Sydney King Russell (b. 29 Nov. 1897 in New York City, NY and died 28 Nov. 1976 in West Palm Beach, FL) grew up in New Jersey and attended the University of California, Berkeley. An internationally known poet and editor and member the Poetry Society of America, Russell’s work was published in The New Yorker, Poetry, The American Mercury, The Christian Science Monitor, and Good Housekeeping, among other venues. He was founder and editor of the Poetry Chap-Book from 1942 to 1953 and co-editor of Voices Magazine. Additionally, Russell was also a well-known composer and member of American Society of Composers, Authors, and Publishers (ASCAP); in 1944, he won The Kimball Award for the best concert song, “Harbor Night,” and his songs were recorded by John Charles Thomas, Lawrence Tibbett, Nelson Eddy, Hilde Gueden, Frances Yeend, Jean Madeira, and Igor Gorin.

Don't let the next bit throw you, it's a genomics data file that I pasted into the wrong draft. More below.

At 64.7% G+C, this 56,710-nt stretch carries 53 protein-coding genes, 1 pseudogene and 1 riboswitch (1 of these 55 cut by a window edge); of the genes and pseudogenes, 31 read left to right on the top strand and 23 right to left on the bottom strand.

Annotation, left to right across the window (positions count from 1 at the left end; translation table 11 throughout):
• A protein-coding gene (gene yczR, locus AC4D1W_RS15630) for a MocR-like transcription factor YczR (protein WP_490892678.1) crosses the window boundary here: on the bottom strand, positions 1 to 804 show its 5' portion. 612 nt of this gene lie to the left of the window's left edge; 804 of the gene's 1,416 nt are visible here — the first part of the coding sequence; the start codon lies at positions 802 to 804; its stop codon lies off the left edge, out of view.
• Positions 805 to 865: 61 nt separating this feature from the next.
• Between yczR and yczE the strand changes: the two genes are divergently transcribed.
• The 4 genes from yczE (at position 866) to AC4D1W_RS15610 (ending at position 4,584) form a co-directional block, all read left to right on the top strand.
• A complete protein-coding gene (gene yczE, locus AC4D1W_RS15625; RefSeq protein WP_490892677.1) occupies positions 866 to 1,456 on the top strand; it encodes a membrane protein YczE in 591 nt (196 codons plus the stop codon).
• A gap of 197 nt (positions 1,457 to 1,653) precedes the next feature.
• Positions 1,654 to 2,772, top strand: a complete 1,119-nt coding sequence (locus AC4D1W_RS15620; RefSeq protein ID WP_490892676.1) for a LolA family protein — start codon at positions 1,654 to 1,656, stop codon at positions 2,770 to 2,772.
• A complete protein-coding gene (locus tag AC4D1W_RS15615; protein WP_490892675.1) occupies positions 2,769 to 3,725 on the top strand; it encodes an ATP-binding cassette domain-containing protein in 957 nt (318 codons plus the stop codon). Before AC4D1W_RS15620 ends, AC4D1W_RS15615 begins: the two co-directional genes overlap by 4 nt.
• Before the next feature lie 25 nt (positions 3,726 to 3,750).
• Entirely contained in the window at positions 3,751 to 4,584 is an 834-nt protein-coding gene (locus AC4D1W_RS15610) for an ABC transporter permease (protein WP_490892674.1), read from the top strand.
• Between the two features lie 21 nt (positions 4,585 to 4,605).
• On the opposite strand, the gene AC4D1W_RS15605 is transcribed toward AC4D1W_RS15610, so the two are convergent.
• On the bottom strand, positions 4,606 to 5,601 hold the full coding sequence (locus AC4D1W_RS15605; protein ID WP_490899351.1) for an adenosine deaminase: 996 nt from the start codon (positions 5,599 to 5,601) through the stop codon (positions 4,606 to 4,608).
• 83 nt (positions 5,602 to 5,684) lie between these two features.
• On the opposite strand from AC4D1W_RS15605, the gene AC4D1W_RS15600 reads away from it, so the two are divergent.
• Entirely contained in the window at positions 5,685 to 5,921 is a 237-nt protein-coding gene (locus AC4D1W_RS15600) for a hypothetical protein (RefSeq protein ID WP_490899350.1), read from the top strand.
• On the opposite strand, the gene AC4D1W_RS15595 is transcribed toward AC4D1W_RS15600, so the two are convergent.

Reviewers of Russell’s poetry (he published over fifty books) praised his lyrical verse, noted his “allegiance to the timelessness of song,” and compared his comic light verse to that of Ogden Nash.
This collection comes from Russell’s own library and includes 26 of his own books published between 1925-1971 (17 are privately printed and 2 are signed) and 26 books inscribed to Russell published between 1924-1972 (14 from female poets, and notable inscriptions from August Derleth , co-founder of Arkham House; Joseph Auslander, recipient of the Robert Frost Award; and Melville Cane). These inscriptions all point a poetic community that admired and respected Russell’s work as editor and poet over 50 years.
A complete inventory of books available upon request. Item #259